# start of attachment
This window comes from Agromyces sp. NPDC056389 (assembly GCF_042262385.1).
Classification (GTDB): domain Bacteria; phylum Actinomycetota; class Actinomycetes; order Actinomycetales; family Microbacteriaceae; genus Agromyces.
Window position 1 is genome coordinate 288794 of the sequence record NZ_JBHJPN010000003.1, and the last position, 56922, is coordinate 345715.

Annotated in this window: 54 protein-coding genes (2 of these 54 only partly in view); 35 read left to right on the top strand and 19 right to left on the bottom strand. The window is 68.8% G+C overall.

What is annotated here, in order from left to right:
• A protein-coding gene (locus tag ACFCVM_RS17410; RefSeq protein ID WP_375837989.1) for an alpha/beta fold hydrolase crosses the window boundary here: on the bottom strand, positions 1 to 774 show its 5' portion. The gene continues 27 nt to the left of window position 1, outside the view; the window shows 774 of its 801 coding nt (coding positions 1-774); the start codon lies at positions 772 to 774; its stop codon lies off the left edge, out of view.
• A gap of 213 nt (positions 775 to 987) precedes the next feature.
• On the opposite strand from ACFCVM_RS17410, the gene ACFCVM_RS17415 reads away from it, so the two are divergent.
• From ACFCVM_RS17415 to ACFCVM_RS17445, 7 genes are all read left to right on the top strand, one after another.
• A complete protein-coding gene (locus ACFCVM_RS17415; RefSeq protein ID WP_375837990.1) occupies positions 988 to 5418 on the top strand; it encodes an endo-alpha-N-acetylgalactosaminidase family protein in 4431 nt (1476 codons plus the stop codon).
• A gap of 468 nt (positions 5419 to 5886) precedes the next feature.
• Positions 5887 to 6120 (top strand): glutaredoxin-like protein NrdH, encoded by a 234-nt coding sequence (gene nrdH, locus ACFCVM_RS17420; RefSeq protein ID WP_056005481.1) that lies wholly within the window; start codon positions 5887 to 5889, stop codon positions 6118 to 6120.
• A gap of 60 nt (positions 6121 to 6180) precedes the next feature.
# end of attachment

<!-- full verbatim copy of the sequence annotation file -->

This window comes from Agromyces sp. NPDC056389 (assembly GCF_042262385.1).
Classification (GTDB): domain Bacteria; phylum Actinomycetota; class Actinomycetes; order Actinomycetales; family Microbacteriaceae; genus Agromyces.
Window position 1 is genome coordinate 288794 of the sequence record NZ_JBHJPN010000003.1, and the last position, 56922, is coordinate 345715.

Annotated in this window: 54 protein-coding genes (2 of these 54 only partly in view); 35 read left to right on the top strand and 19 right to left on the bottom strand. The window is 68.8% G+C overall.

What is annotated here, in order from left to right:
• A protein-coding gene (locus tag ACFCVM_RS17410; RefSeq protein ID WP_375837989.1) for an alpha/beta fold hydrolase crosses the window boundary here: on the bottom strand, positions 1 to 774 show its 5' portion. The gene continues 27 nt to the left of window position 1, outside the view; the window shows 774 of its 801 coding nt (coding positions 1-774); the start codon lies at positions 772 to 774; its stop codon lies off the left edge, out of view.
• A gap of 213 nt (positions 775 to 987) precedes the next feature.
• On the opposite strand from ACFCVM_RS17410, the gene ACFCVM_RS17415 reads away from it, so the two are divergent.
• From ACFCVM_RS17415 to ACFCVM_RS17445, 7 genes are all read left to right on the top strand, one after another.
• A complete protein-coding gene (locus ACFCVM_RS17415; RefSeq protein ID WP_375837990.1) occupies positions 988 to 5418 on the top strand; it encodes an endo-alpha-N-acetylgalactosaminidase family protein in 4431 nt (1476 codons plus the stop codon).
• A gap of 468 nt (positions 5419 to 5886) precedes the next feature.
• Positions 5887 to 6120 (top strand): glutaredoxin-like protein NrdH, encoded by a 234-nt coding sequence (gene nrdH, locus ACFCVM_RS17420; RefSeq protein ID WP_056005481.1) that lies wholly within the window; start codon positions 5887 to 5889, stop codon positions 6118 to 6120.
• A gap of 60 nt (positions 6121 to 6180) precedes the next feature.